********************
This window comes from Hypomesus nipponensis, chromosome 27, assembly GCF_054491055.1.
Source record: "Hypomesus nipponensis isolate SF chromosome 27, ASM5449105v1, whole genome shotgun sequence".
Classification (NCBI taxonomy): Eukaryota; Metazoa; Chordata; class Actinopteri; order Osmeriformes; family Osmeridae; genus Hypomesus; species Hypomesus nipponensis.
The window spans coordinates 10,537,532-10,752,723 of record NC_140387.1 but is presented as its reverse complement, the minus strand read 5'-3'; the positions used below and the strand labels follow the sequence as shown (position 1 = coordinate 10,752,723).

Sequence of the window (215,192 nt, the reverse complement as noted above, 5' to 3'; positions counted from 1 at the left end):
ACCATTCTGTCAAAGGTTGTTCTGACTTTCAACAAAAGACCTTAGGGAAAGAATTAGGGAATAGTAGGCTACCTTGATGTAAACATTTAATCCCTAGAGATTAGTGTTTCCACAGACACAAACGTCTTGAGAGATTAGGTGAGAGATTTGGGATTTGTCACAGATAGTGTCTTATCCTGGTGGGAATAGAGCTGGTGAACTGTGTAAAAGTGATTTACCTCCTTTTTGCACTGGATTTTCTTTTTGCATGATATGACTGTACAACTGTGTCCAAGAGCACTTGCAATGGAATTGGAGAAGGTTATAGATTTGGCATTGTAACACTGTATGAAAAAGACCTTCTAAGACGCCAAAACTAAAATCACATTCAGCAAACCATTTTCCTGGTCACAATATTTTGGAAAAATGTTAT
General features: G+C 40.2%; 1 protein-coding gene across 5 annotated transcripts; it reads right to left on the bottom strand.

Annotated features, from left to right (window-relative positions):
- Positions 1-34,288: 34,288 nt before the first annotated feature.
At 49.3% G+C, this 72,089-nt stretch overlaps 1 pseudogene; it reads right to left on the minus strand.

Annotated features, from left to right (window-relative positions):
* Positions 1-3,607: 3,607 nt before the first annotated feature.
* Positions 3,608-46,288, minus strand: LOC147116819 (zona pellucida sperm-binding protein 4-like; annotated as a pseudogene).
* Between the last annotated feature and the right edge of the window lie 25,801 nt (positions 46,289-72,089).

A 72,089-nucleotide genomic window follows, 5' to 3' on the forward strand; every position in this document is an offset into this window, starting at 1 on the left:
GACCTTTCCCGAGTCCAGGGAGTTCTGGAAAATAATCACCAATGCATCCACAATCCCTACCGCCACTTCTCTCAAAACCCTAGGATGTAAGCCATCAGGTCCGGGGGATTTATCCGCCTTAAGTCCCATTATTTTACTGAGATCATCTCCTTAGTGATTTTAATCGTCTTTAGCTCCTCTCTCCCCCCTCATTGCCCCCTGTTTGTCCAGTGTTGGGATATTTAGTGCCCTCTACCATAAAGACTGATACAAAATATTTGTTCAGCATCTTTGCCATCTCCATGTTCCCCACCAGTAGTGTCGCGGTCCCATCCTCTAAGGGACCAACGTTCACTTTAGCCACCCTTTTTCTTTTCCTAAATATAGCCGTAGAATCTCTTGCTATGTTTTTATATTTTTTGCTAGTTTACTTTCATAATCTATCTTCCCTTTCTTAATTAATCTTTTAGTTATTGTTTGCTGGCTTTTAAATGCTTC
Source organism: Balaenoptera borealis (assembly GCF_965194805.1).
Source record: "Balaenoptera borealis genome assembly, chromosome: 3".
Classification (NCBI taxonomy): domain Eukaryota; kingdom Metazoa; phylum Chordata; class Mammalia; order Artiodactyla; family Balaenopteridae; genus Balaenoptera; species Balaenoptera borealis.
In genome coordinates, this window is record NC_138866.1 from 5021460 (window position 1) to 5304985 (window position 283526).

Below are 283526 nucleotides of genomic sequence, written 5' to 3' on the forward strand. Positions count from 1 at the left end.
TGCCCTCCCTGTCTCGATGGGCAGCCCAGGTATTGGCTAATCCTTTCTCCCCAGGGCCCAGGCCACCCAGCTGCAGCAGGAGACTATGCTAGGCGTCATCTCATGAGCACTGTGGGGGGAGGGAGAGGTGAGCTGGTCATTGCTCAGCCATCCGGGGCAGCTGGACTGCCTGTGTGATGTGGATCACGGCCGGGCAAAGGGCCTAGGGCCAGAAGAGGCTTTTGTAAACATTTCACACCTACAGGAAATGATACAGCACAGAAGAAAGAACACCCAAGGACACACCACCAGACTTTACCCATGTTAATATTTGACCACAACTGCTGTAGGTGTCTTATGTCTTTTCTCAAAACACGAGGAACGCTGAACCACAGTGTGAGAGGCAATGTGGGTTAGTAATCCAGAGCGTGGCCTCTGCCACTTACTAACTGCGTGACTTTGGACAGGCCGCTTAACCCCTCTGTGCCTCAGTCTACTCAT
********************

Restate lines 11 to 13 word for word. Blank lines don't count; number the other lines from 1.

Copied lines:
Annotated features, from left to right (window-relative positions):
* Positions 1-3,607: 3,607 nt before the first annotated feature.
* Positions 3,608-46,288, minus strand: LOC147116819 (zona pellucida sperm-binding protein 4-like; annotated as a pseudogene).